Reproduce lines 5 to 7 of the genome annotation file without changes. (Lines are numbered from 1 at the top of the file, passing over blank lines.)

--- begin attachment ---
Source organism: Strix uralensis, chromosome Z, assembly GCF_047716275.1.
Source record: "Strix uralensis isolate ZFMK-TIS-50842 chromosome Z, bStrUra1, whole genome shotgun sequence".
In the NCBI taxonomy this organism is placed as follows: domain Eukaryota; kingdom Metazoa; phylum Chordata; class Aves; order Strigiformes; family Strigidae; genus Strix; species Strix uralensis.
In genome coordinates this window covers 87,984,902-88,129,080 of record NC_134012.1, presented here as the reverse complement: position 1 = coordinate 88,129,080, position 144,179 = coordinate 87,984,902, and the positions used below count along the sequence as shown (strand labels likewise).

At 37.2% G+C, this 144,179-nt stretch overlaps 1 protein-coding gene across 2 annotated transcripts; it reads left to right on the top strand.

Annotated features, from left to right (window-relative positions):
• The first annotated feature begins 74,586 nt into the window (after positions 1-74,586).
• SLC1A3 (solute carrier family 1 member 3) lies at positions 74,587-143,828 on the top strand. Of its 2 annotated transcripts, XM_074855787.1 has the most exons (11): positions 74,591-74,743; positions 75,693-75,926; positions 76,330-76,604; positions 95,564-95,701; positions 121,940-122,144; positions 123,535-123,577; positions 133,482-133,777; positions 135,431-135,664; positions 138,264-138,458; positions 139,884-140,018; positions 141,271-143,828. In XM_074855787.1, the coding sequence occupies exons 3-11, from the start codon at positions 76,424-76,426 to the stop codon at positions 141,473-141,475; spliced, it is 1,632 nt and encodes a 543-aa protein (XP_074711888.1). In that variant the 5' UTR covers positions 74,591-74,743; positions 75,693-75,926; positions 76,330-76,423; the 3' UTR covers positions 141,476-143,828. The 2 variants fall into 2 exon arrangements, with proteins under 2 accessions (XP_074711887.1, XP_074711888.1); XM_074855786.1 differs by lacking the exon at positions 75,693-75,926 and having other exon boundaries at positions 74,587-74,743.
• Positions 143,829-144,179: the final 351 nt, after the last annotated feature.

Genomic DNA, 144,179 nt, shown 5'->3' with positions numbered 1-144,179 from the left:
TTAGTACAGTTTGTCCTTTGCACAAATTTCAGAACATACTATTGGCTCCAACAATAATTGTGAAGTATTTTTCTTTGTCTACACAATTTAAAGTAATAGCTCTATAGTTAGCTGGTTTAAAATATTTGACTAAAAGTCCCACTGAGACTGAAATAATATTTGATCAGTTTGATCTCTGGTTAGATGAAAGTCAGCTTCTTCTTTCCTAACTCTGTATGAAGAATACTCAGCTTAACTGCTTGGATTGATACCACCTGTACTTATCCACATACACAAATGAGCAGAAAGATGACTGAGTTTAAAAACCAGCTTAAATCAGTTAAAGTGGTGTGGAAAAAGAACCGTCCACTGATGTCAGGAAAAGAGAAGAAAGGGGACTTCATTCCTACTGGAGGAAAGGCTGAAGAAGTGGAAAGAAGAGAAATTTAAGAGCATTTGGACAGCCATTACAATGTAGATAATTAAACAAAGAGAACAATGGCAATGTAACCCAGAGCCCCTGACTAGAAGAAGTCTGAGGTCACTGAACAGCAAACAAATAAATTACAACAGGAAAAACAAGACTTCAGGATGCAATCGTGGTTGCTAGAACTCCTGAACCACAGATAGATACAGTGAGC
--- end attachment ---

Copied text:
At 37.2% G+C, this 144,179-nt stretch overlaps 1 protein-coding gene across 2 annotated transcripts; it reads left to right on the top strand.

Annotated features, from left to right (window-relative positions):
• The first annotated feature begins 74,586 nt into the window (after positions 1-74,586).